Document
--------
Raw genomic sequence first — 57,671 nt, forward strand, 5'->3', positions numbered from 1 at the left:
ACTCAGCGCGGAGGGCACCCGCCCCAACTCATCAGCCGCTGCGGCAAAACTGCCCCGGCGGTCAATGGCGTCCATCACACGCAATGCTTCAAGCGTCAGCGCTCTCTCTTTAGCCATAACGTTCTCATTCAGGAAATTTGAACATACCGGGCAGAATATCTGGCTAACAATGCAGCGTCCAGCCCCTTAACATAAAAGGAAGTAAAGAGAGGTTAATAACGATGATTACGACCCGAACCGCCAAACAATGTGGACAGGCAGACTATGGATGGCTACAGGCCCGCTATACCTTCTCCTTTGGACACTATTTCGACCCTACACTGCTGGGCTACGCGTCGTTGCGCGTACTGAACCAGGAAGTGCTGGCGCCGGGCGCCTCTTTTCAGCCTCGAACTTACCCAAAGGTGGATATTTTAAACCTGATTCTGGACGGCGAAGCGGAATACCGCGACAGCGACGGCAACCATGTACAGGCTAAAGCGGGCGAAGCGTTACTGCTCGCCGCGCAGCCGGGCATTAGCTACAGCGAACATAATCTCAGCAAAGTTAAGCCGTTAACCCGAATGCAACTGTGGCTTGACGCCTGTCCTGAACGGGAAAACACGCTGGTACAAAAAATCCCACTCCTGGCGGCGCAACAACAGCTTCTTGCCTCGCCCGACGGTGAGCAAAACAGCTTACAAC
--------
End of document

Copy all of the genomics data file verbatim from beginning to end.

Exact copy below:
Raw genomic sequence first — 57,671 nt, forward strand, 5'->3', positions numbered from 1 at the left:
ACTCAGCGCGGAGGGCACCCGCCCCAACTCATCAGCCGCTGCGGCAAAACTGCCCCGGCGGTCAATGGCGTCCATCACACGCAATGCTTCAAGCGTCAGCGCTCTCTCTTTAGCCATAACGTTCTCATTCAGGAAATTTGAACATACCGGGCAGAATATCTGGCTAACAATGCAGCGTCCAGCCCCTTAACATAAAAGGAAGTAAAGAGAGGTTAATAACGATGATTACGACCCGAACCGCCAAACAATGTGGACAGGCAGACTATGGATGGCTACAGGCCCGCTATACCTTCTCCTTTGGACACTATTTCGACCCTACACTGCTGGGCTACGCGTCGTTGCGCGTACTGAACCAGGAAGTGCTGGCGCCGGGCGCCTCTTTTCAGCCTCGAACTTACCCAAAGGTGGATATTTTAAACCTGATTCTGGACGGCGAAGCGGAATACCGCGACAGCGACGGCAACCATGTACAGGCTAAAGCGGGCGAAGCGTTACTGCTCGCCGCGCAGCCGGGCATTAGCTACAGCGAACATAATCTCAGCAAAGTTAAGCCGTTAACCCGAATGCAACTGTGGCTTGACGCCTGTCCTGAACGGGAAAACACGCTGGTACAAAAAATCCCACTCCTGGCGGCGCAACAACAGCTTCTTGCCTCGCCCGACGGTGAGCAAAACAGCTTACAAC